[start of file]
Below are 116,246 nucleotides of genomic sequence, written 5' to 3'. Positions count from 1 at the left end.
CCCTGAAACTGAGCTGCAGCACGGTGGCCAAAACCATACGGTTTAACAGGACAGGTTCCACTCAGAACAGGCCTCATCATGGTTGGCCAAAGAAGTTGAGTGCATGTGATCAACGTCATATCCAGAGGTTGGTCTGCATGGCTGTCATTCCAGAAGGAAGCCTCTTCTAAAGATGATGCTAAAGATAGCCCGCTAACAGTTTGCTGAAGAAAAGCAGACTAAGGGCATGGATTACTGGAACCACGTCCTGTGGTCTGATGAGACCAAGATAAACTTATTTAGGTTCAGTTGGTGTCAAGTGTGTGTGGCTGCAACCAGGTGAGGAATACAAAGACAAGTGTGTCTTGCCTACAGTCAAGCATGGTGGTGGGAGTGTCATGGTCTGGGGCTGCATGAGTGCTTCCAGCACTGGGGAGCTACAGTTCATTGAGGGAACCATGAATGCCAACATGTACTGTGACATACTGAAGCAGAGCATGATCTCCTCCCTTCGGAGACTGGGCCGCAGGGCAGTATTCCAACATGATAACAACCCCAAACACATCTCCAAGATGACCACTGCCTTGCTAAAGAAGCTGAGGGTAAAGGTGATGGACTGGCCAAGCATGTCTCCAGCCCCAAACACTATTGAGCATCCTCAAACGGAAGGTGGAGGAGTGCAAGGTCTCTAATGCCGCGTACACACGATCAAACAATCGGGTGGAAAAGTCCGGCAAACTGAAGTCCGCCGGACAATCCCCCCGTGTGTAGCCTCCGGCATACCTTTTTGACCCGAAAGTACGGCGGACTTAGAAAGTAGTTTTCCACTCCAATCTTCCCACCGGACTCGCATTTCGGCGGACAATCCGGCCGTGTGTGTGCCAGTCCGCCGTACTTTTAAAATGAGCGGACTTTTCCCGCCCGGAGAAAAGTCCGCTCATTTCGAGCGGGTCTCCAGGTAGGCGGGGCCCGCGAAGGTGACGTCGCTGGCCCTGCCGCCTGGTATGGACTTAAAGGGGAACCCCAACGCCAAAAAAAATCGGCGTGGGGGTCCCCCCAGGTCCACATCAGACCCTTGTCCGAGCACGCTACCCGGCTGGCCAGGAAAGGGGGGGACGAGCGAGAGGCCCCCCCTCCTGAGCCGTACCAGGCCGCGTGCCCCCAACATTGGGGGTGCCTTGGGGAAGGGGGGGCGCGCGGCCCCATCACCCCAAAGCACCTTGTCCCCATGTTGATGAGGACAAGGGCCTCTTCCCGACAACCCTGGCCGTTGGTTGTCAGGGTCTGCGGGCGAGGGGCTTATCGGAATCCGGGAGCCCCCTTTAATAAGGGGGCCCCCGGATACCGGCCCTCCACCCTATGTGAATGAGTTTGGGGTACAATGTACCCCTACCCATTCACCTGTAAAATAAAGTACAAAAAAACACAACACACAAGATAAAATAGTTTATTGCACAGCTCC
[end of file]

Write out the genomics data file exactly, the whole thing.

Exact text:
Below are 116,246 nucleotides of genomic sequence, written 5' to 3'. Positions count from 1 at the left end.
CCCTGAAACTGAGCTGCAGCACGGTGGCCAAAACCATACGGTTTAACAGGACAGGTTCCACTCAGAACAGGCCTCATCATGGTTGGCCAAAGAAGTTGAGTGCATGTGATCAACGTCATATCCAGAGGTTGGTCTGCATGGCTGTCATTCCAGAAGGAAGCCTCTTCTAAAGATGATGCTAAAGATAGCCCGCTAACAGTTTGCTGAAGAAAAGCAGACTAAGGGCATGGATTACTGGAACCACGTCCTGTGGTCTGATGAGACCAAGATAAACTTATTTAGGTTCAGTTGGTGTCAAGTGTGTGTGGCTGCAACCAGGTGAGGAATACAAAGACAAGTGTGTCTTGCCTACAGTCAAGCATGGTGGTGGGAGTGTCATGGTCTGGGGCTGCATGAGTGCTTCCAGCACTGGGGAGCTACAGTTCATTGAGGGAACCATGAATGCCAACATGTACTGTGACATACTGAAGCAGAGCATGATCTCCTCCCTTCGGAGACTGGGCCGCAGGGCAGTATTCCAACATGATAACAACCCCAAACACATCTCCAAGATGACCACTGCCTTGCTAAAGAAGCTGAGGGTAAAGGTGATGGACTGGCCAAGCATGTCTCCAGCCCCAAACACTATTGAGCATCCTCAAACGGAAGGTGGAGGAGTGCAAGGTCTCTAATGCCGCGTACACACGATCAAACAATCGGGTGGAAAAGTCCGGCAAACTGAAGTCCGCCGGACAATCCCCCCGTGTGTAGCCTCCGGCATACCTTTTTGACCCGAAAGTACGGCGGACTTAGAAAGTAGTTTTCCACTCCAATCTTCCCACCGGACTCGCATTTCGGCGGACAATCCGGCCGTGTGTGTGCCAGTCCGCCGTACTTTTAAAATGAGCGGACTTTTCCCGCCCGGAGAAAAGTCCGCTCATTTCGAGCGGGTCTCCAGGTAGGCGGGGCCCGCGAAGGTGACGTCGCTGGCCCTGCCGCCTGGTATGGACTTAAAGGGGAACCCCAACGCCAAAAAAAATCGGCGTGGGGGTCCCCCCAGGTCCACATCAGACCCTTGTCCGAGCACGCTACCCGGCTGGCCAGGAAAGGGGGGGACGAGCGAGAGGCCCCCCCTCCTGAGCCGTACCAGGCCGCGTGCCCCCAACATTGGGGGTGCCTTGGGGAAGGGGGGGCGCGCGGCCCCATCACCCCAAAGCACCTTGTCCCCATGTTGATGAGGACAAGGGCCTCTTCCCGACAACCCTGGCCGTTGGTTGTCAGGGTCTGCGGGCGAGGGGCTTATCGGAATCCGGGAGCCCCCTTTAATAAGGGGGCCCCCGGATACCGGCCCTCCACCCTATGTGAATGAGTTTGGGGTACAATGTACCCCTACCCATTCACCTGTAAAATAAAGTACAAAAAAACACAACACACAAGATAAAATAGTTTATTGCACAGCTCC